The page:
AWS’s Abby Fuller on balancing progress with security

11 Oct 2019

Abby Fuller. Image: Amazon Web Services

Abby Fuller discusses her unique path to working in cloud and the pressing need to maintain security during digital transformation.

Abby Fuller, principal technologist and ‘container czarina’ at Amazon Web Services (AWS), flew into Dublin last month from Amazon’s global headquarters in Seattle, Washington, to meet with prospective cloud customers.

In Ireland, Amazon’s cloud computing subsidiary has had a significant impact since it first launched an infrastructure region here in 2007. According to economic research commissioned by AWS, the company has contributed more than €2bn in direct capital between the years 2011 and 2018.

It serves a broad array of Irish clients, doing everything from providing the data and analytics infrastructure for Paddy Power Betfair to helping Ryanair migrate its entire digital experience over to AWS services.

‘We need to help people build secure applications. Part of that, I think, is helping people be secure by default’

Fuller’s vast knowledge of, and interest in, cloud technology is apparent from the moment our conversation begins. Interestingly, her start into this field is not exactly typical. She initially studied political science in university, then joined a tech start-up immediately after graduation upon realising the full extent of her interest in the sector.

“I had a feeling that I wanted to end up on the tech side,” she explained, and then laughed. “But I had no degree and no experience. So there were some intermediate steps.”

Fuller took up a sales job in tech while building her technical skills, before a boss took a chance and gave her a path into the industry. Now, she has been working in software engineering for more than 10 years.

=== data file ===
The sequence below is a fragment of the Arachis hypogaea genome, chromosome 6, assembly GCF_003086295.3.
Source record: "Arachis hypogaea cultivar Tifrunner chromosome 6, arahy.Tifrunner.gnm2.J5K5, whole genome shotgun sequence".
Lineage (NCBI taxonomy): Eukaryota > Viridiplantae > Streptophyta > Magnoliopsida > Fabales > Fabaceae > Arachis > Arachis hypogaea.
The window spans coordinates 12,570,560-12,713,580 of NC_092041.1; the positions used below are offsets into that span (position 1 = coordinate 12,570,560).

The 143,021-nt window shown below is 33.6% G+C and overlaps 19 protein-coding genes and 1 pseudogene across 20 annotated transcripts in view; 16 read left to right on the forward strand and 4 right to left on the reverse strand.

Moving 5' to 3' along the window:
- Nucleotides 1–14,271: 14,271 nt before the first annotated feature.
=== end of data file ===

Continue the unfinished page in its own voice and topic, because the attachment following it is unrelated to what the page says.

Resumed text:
She believes that the tech industry, especially cloud services, is easier to break into than it once was. “I don’t think people are learning necessarily how to work with cloud providers at school so that levels the playing field for [people trying to break into the field]. Everyone has to learn this stuff, so why not you?

“I think tech has not always been very inclusive, but there are many more paths to tech than there used to be … At some point, it stopped mattering that I don’t have an undergraduate degree in computer science. What we need to figure out is how we do get more people to the point that it doesn’t matter that they didn’t have the same degree.”

Due to her work in containers, she has a particular affinity for the potential application of that technology. However, she has also become more recently excited about how service meshes can be used to allow developers to define and tailor the rules for how applications communicate with each other.

“Maybe in the fullness of time I can run a lambda function and a bunch of containers and an application on Amazon Elastic Compute Cloud (EC2), all within the same mesh. So instead of having to choose – do I use lambda, do I use ECS [Elastic Container Service], do I use Kubernetes, do I do what I was doing on EC2 – you can mix and match your tools.”

Security and innovation

Recent research has begun to show a hesitance emerging within the IT community when it comes to adopting new technologies quickly, due to the possible security implications.

Keeping step with the march of progress can, in the minds of some, mean moving too quickly into a space where maintaining network security gets sidelined. Fuller believes the two should never be mutually exclusive.

“I think I would never tell anyone to push ahead for faster progress at the expense at security,” she said. “Amazon Web Services generally has a shared responsibility model. We’re responsible for the security of everything from the data centres in which you run to the hardware of the instances to the service itself. As a customer, you’re responsible for building secure applications on top of that service.

“To help you do that, we have a bunch of resources for you. Training, tools like Macie or GuardDuty or CloudTrail, autologs or solutions architects to talk to.

“Part of that is an education thing, that we need to help people build secure applications. Part of that, I think, is helping people be secure by default.”

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Eva Short was a journalist at Silicon Republic